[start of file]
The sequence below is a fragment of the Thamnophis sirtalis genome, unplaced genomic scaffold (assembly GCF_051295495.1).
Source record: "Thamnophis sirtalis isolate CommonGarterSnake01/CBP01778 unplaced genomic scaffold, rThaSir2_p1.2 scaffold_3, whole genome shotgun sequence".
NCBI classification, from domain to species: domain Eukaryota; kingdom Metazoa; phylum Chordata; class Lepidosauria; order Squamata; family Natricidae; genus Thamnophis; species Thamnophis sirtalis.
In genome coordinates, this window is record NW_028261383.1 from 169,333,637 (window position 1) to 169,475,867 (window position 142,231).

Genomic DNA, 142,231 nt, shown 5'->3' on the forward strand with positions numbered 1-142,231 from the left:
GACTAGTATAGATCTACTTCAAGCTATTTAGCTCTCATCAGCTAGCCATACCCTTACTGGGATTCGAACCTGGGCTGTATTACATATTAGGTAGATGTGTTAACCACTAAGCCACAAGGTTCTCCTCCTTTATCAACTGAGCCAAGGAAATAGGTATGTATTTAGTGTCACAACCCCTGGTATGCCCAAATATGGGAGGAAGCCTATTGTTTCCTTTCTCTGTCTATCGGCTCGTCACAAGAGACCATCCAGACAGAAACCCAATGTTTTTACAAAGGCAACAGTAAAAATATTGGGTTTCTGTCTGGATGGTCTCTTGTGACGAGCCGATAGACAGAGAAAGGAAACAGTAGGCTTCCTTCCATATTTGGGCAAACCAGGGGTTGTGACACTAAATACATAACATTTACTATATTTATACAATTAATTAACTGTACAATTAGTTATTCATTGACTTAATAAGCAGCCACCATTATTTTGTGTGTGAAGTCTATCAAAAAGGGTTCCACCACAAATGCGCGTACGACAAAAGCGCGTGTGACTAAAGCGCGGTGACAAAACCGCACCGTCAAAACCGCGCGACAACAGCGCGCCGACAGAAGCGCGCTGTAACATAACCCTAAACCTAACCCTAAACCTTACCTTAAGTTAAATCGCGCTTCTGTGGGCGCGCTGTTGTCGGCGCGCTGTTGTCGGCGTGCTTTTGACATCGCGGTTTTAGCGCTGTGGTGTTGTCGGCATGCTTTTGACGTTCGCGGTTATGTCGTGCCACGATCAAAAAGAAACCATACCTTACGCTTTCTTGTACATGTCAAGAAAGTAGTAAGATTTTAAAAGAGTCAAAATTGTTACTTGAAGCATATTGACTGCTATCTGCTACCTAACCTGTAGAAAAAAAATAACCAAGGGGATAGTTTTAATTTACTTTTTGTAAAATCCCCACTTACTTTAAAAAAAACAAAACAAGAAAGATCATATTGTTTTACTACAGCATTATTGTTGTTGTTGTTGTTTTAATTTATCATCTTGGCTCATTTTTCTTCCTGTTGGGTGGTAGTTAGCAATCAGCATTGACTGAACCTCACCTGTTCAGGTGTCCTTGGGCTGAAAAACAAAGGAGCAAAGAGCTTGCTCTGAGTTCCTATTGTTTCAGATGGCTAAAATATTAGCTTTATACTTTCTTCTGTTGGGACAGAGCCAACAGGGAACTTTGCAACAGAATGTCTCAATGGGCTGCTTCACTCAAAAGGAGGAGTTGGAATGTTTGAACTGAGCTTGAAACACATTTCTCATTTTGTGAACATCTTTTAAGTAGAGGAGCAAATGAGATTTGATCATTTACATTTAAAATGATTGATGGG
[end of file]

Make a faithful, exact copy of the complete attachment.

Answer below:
The sequence below is a fragment of the Thamnophis sirtalis genome, unplaced genomic scaffold (assembly GCF_051295495.1).
Source record: "Thamnophis sirtalis isolate CommonGarterSnake01/CBP01778 unplaced genomic scaffold, rThaSir2_p1.2 scaffold_3, whole genome shotgun sequence".
NCBI classification, from domain to species: domain Eukaryota; kingdom Metazoa; phylum Chordata; class Lepidosauria; order Squamata; family Natricidae; genus Thamnophis; species Thamnophis sirtalis.
In genome coordinates, this window is record NW_028261383.1 from 169,333,637 (window position 1) to 169,475,867 (window position 142,231).

Genomic DNA, 142,231 nt, shown 5'->3' on the forward strand with positions numbered 1-142,231 from the left:
GACTAGTATAGATCTACTTCAAGCTATTTAGCTCTCATCAGCTAGCCATACCCTTACTGGGATTCGAACCTGGGCTGTATTACATATTAGGTAGATGTGTTAACCACTAAGCCACAAGGTTCTCCTCCTTTATCAACTGAGCCAAGGAAATAGGTATGTATTTAGTGTCACAACCCCTGGTATGCCCAAATATGGGAGGAAGCCTATTGTTTCCTTTCTCTGTCTATCGGCTCGTCACAAGAGACCATCCAGACAGAAACCCAATGTTTTTACAAAGGCAACAGTAAAAATATTGGGTTTCTGTCTGGATGGTCTCTTGTGACGAGCCGATAGACAGAGAAAGGAAACAGTAGGCTTCCTTCCATATTTGGGCAAACCAGGGGTTGTGACACTAAATACATAACATTTACTATATTTATACAATTAATTAACTGTACAATTAGTTATTCATTGACTTAATAAGCAGCCACCATTATTTTGTGTGTGAAGTCTATCAAAAAGGGTTCCACCACAAATGCGCGTACGACAAAAGCGCGTGTGACTAAAGCGCGGTGACAAAACCGCACCGTCAAAACCGCGCGACAACAGCGCGCCGACAGAAGCGCGCTGTAACATAACCCTAAACCTAACCCTAAACCTTACCTTAAGTTAAATCGCGCTTCTGTGGGCGCGCTGTTGTCGGCGCGCTGTTGTCGGCGTGCTTTTGACATCGCGGTTTTAGCGCTGTGGTGTTGTCGGCATGCTTTTGACGTTCGCGGTTATGTCGTGCCACGATCAAAAAGAAACCATACCTTACGCTTTCTTGTACATGTCAAGAAAGTAGTAAGATTTTAAAAGAGTCAAAATTGTTACTTGAAGCATATTGACTGCTATCTGCTACCTAACCTGTAGAAAAAAAATAACCAAGGGGATAGTTTTAATTTACTTTTTGTAAAATCCCCACTTACTTTAAAAAAAACAAAACAAGAAAGATCATATTGTTTTACTACAGCATTATTGTTGTTGTTGTTGTTTTAATTTATCATCTTGGCTCATTTTTCTTCCTGTTGGGTGGTAGTTAGCAATCAGCATTGACTGAACCTCACCTGTTCAGGTGTCCTTGGGCTGAAAAACAAAGGAGCAAAGAGCTTGCTCTGAGTTCCTATTGTTTCAGATGGCTAAAATATTAGCTTTATACTTTCTTCTGTTGGGACAGAGCCAACAGGGAACTTTGCAACAGAATGTCTCAATGGGCTGCTTCACTCAAAAGGAGGAGTTGGAATGTTTGAACTGAGCTTGAAACACATTTCTCATTTTGTGAACATCTTTTAAGTAGAGGAGCAAATGAGATTTGATCATTTACATTTAAAATGATTGATGGG